A Systematic Review and Bayesian Network Meta-Analysis of Risk of Intracranial Hemorrhage with Direct Oral Anticoagulants.
BACKGROUND: The comparative risk of intracranial hemorrhage (ICH) among direct oral anticoagulants (DOACs) (dabigatran, rivaroxaban, apixaban, and edoxaban) remains unclear.
OBJECTIVE: To determine the difference in risk of ICH between DOACs.
METHODS: 17 randomized controlled trials (RCTs) were selected using PubMed/MEDLINE, EMBASE, CENTRAL (Inception - 31 December 2017). Estimates were reported as odds ratio (OR) with 95% credible interval (CR.I) in Bayesian network meta-analysis (NMA), and OR with 95% confidence interval (CI) in traditional meta-analyses. Relative ranking probability of each group was generated based on surface under the cumulative ranking curve (SUCRA).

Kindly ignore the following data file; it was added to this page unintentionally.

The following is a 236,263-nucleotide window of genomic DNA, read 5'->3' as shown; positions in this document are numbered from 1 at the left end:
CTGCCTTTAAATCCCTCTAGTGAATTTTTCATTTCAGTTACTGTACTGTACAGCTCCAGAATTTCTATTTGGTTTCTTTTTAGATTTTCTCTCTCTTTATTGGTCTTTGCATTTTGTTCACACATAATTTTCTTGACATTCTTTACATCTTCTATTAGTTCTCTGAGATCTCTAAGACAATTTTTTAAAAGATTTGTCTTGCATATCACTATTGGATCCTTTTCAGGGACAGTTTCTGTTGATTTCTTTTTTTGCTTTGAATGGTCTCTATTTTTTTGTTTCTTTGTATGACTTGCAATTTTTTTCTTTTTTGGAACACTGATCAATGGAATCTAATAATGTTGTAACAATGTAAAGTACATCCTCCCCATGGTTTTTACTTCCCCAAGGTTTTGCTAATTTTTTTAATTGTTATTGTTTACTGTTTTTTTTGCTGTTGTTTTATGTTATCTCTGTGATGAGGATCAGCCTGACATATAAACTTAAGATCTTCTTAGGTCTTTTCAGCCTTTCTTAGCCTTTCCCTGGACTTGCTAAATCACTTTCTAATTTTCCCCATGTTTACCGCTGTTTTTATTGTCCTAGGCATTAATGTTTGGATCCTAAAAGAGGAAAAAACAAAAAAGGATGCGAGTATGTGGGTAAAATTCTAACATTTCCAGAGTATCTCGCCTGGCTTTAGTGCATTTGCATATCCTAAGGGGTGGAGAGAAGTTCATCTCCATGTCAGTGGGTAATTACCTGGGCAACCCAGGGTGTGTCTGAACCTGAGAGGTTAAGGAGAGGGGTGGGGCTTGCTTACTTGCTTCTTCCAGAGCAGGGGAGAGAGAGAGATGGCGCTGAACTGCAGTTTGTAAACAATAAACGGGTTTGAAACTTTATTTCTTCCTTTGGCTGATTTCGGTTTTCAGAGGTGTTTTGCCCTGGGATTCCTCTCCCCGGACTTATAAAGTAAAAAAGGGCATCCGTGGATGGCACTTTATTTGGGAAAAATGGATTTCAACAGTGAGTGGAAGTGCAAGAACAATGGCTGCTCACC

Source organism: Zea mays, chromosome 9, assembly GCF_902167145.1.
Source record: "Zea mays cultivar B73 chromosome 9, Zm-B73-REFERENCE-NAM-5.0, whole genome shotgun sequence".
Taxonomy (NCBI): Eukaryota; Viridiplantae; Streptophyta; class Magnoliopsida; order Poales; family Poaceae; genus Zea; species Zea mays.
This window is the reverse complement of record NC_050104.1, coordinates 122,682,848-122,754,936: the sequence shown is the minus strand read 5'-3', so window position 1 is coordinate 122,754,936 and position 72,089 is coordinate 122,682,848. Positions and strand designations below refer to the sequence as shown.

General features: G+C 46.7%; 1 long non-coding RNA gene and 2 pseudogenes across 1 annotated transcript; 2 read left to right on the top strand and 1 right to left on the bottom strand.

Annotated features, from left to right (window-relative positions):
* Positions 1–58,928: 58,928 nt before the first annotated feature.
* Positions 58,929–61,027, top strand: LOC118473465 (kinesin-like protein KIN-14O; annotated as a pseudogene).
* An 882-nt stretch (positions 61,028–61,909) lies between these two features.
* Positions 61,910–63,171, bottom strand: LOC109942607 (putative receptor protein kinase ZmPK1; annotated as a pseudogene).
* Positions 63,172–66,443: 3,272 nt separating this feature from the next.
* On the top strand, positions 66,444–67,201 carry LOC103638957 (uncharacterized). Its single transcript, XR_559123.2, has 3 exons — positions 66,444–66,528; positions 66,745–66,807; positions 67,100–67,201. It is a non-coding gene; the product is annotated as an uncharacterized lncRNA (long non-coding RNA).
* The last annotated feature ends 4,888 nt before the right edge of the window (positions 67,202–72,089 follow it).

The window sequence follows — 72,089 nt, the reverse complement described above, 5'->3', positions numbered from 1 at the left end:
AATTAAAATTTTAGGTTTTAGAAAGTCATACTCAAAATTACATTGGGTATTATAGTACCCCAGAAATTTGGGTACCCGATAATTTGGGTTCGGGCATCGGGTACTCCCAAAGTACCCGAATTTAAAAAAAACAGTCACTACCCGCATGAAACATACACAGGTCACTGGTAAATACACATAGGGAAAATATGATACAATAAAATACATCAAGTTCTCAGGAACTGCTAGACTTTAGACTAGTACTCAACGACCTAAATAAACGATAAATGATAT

RESULTS: In NMA of 116,618 patients from 17 RCTs (apixaban = 19,495 patients, rivaroxaban =14,157 patients, dabigatran=16,074 patients, edoxaban = 11,652 patients, and comparator = 55,315 patients), all DOACs were safer than warfarin for risk of ICH. Dabigatran 110 mg ranked as the safest drug (SUCRA, 0.85) and reduced the risk of ICH by 56% compared to rivaroxaban (OR: 0.44, 95% Cr. I, 0.22-0.82). Pairwise meta-analysis validated these findings, showing that DOACs were safer than warfarin (OR: 0.46, 95% CI 0.35-0.59). Subgroup analysis showed that the benefit was present when DOACs were used in non-valvular atrial fibrillation (NVAF) (OR: 0.51, 95% CI 0.38-0.68) or venous thromboembolism (VTE) (OR: 0.32, 95% CI 0.18-0.58).
CONCLUSION: Dabigatran 110 mg may be the safest choice among any anticoagulant regarding risk of ICH. Both dabigatran 110 mg and 150 mg were safer than rivaroxaban. This article is protected by copyright. All rights reserved.
Published In/Presented At
Wolfe, Z., Khan, S. U., Nasir, F., Raghu Subramanian, C., & Lash, B. (2018). A systematic review and Bayesian network meta-analysis of risk of intracranial hemorrhage with direct oral anticoagulants. Journal Of Thrombosis And Haemostasis: JTH, 16(7), 1296-1306. doi:10.1111/jth.14131
Department of Medicine, Department of Medicine Faculty